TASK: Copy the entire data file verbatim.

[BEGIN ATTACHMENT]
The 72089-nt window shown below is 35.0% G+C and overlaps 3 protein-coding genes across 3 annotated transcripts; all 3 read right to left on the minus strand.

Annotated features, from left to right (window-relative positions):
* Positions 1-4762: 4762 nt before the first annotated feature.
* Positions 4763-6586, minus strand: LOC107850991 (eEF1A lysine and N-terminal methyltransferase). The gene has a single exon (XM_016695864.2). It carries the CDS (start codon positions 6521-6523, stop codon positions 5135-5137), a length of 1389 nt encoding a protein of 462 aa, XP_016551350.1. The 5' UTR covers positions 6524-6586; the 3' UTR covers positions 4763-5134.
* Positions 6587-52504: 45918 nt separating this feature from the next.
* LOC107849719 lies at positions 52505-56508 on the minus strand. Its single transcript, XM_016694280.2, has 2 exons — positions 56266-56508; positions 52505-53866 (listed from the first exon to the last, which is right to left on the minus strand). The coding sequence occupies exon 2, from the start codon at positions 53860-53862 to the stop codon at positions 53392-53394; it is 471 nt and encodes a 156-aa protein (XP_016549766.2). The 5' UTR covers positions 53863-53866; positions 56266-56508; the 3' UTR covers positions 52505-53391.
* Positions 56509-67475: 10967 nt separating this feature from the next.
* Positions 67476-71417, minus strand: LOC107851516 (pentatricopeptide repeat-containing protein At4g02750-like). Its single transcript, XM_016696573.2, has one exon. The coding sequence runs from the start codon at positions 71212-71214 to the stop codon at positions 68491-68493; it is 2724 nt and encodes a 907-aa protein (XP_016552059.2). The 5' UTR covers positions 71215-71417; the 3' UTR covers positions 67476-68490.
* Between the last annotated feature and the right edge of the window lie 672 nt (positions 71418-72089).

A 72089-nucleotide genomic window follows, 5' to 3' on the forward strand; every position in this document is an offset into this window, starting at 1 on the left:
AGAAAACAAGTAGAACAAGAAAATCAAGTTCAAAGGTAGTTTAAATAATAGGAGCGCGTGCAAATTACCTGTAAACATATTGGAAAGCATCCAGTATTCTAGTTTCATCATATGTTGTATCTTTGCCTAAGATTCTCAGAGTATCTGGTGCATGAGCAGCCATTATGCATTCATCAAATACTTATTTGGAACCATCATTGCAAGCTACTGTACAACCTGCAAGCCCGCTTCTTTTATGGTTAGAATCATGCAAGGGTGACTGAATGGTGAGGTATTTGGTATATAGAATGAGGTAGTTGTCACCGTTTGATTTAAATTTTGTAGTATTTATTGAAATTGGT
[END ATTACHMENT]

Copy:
The 72089-nt window shown below is 35.0% G+C and overlaps 3 protein-coding genes across 3 annotated transcripts; all 3 read right to left on the minus strand.

Annotated features, from left to right (window-relative positions):
* Positions 1-4762: 4762 nt before the first annotated feature.
* Positions 4763-6586, minus strand: LOC107850991 (eEF1A lysine and N-terminal methyltransferase). The gene has a single exon (XM_016695864.2). It carries the CDS (start codon positions 6521-6523, stop codon positions 5135-5137), a length of 1389 nt encoding a protein of 462 aa, XP_016551350.1. The 5' UTR covers positions 6524-6586; the 3' UTR covers positions 4763-5134.
* Positions 6587-52504: 45918 nt separating this feature from the next.
* LOC107849719 lies at positions 52505-56508 on the minus strand. Its single transcript, XM_016694280.2, has 2 exons — positions 56266-56508; positions 52505-53866 (listed from the first exon to the last, which is right to left on the minus strand). The coding sequence occupies exon 2, from the start codon at positions 53860-53862 to the stop codon at positions 53392-53394; it is 471 nt and encodes a 156-aa protein (XP_016549766.2). The 5' UTR covers positions 53863-53866; positions 56266-56508; the 3' UTR covers positions 52505-53391.
* Positions 56509-67475: 10967 nt separating this feature from the next.
* Positions 67476-71417, minus strand: LOC107851516 (pentatricopeptide repeat-containing protein At4g02750-like). Its single transcript, XM_016696573.2, has one exon. The coding sequence runs from the start codon at positions 71212-71214 to the stop codon at positions 68491-68493; it is 2724 nt and encodes a 907-aa protein (XP_016552059.2). The 5' UTR covers positions 71215-71417; the 3' UTR covers positions 67476-68490.
* Between the last annotated feature and the right edge of the window lie 672 nt (positions 71418-72089).

A 72089-nucleotide genomic window follows, 5' to 3' on the forward strand; every position in this document is an offset into this window, starting at 1 on the left:
AGAAAACAAGTAGAACAAGAAAATCAAGTTCAAAGGTAGTTTAAATAATAGGAGCGCGTGCAAATTACCTGTAAACATATTGGAAAGCATCCAGTATTCTAGTTTCATCATATGTTGTATCTTTGCCTAAGATTCTCAGAGTATCTGGTGCATGAGCAGCCATTATGCATTCATCAAATACTTATTTGGAACCATCATTGCAAGCTACTGTACAACCTGCAAGCCCGCTTCTTTTATGGTTAGAATCATGCAAGGGTGACTGAATGGTGAGGTATTTGGTATATAGAATGAGGTAGTTGTCACCGTTTGATTTAAATTTTGTAGTATTTATTGAAATTGGT